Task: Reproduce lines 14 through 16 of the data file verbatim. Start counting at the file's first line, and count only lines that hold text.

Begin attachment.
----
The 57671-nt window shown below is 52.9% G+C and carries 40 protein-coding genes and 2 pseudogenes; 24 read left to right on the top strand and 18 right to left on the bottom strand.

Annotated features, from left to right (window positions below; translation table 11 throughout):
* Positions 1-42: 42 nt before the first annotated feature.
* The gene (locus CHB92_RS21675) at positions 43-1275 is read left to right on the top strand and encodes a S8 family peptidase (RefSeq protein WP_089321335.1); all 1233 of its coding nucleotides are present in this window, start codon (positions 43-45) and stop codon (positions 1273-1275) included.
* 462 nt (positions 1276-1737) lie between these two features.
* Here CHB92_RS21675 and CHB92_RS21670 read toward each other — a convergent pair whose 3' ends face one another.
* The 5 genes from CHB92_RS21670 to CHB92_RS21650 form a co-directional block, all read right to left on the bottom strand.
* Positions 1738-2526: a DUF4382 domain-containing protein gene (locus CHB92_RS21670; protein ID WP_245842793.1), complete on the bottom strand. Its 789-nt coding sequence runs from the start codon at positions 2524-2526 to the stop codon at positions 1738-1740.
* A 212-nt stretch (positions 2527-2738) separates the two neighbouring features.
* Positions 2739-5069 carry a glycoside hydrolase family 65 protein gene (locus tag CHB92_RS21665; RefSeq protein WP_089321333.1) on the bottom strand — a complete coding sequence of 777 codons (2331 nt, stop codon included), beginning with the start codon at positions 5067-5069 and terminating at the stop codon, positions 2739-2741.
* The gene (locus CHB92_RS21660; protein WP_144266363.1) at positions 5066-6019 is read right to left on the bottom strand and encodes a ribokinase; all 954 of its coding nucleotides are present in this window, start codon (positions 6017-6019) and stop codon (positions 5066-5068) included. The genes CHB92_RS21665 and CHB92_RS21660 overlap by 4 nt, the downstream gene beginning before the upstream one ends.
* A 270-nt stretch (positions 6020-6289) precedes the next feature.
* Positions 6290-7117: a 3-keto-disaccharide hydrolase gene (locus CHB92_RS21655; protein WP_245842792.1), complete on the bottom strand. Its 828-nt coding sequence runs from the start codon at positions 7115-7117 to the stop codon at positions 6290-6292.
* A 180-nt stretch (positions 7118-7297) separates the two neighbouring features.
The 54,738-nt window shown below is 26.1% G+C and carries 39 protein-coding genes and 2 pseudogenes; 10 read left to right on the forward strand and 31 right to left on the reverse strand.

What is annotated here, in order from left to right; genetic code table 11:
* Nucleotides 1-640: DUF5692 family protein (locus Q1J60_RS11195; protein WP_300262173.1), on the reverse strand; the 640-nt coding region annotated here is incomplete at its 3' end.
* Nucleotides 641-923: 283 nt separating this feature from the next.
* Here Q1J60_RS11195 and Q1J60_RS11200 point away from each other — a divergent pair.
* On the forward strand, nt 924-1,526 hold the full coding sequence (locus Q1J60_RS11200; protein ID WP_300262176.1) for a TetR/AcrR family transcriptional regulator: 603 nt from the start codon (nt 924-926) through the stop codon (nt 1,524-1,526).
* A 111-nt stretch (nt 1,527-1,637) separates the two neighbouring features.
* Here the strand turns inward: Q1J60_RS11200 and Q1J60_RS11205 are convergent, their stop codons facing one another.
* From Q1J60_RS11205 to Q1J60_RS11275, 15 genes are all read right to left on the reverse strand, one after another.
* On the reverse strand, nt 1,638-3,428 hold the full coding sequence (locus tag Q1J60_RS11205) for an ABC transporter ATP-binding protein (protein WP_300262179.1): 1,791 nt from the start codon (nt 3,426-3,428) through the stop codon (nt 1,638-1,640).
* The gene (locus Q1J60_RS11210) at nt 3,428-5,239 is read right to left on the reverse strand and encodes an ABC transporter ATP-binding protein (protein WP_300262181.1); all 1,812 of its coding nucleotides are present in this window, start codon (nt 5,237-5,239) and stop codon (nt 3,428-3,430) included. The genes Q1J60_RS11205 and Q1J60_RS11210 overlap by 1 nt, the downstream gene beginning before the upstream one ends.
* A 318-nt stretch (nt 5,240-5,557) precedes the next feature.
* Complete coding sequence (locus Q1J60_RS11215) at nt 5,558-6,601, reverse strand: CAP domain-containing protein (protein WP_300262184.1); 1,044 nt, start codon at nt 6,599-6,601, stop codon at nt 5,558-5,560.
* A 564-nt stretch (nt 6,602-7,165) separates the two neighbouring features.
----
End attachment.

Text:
* A 180-nt stretch (positions 7118-7297) separates the two neighbouring features.
The 54,738-nt window shown below is 26.1% G+C and carries 39 protein-coding genes and 2 pseudogenes; 10 read left to right on the forward strand and 31 right to left on the reverse strand.

What is annotated here, in order from left to right; genetic code table 11: